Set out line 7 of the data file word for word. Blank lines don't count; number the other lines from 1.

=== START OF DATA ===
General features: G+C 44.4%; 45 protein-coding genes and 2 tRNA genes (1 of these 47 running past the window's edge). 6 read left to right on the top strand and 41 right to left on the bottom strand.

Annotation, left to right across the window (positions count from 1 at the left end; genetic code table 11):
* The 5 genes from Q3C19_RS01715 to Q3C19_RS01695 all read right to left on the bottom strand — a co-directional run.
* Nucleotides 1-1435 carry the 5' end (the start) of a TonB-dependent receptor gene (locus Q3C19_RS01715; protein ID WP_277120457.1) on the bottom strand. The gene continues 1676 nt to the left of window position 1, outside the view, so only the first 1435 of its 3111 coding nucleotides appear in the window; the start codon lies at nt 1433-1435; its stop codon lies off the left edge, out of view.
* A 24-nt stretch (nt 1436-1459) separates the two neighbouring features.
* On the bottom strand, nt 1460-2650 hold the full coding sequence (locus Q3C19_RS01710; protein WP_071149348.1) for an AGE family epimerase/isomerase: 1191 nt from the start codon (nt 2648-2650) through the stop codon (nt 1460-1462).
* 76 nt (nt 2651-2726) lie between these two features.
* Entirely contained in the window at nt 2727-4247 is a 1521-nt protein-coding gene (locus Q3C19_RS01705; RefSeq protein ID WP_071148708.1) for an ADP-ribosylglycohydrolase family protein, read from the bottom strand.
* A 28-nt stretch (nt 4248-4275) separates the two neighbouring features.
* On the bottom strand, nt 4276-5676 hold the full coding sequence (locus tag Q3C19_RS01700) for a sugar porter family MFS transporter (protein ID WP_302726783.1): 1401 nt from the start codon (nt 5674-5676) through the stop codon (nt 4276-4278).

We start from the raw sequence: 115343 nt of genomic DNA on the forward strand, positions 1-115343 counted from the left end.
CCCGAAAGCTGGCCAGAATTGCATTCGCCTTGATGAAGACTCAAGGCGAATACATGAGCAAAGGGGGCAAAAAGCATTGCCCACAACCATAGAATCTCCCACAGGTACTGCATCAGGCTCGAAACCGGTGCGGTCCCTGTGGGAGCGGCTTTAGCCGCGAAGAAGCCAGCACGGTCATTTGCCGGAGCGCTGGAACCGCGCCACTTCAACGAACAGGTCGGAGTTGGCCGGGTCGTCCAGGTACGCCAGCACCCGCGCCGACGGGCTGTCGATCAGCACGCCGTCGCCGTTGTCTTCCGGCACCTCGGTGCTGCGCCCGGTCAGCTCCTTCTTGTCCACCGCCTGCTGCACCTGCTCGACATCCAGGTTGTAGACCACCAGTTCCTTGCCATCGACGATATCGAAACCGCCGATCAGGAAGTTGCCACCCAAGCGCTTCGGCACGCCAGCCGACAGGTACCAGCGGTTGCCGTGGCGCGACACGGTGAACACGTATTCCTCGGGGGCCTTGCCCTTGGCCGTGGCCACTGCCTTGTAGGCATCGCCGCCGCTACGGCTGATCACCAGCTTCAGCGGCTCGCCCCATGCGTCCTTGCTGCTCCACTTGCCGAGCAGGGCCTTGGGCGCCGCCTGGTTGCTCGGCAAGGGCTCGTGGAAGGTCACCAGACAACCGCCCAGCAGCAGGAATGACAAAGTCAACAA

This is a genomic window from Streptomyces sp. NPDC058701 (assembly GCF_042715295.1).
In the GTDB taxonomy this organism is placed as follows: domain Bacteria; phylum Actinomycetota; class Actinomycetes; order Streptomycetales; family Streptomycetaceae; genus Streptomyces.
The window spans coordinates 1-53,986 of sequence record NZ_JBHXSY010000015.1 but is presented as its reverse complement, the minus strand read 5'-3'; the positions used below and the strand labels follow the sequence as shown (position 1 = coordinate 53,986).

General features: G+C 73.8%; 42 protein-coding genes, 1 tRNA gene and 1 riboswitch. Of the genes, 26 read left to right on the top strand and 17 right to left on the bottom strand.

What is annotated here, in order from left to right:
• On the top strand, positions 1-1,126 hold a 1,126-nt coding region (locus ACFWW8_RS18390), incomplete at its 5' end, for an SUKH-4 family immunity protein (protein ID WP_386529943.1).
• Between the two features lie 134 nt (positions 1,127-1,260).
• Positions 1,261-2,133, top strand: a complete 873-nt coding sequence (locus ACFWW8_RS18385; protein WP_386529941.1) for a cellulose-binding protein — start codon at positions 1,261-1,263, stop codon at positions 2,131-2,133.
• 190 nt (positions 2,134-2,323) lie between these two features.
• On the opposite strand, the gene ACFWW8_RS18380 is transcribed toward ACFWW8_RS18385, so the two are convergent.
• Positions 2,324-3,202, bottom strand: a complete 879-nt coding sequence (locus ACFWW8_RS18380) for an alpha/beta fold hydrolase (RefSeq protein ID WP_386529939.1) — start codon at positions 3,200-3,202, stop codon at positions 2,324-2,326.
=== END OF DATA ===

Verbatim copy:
* 76 nt (nt 2651-2726) lie between these two features.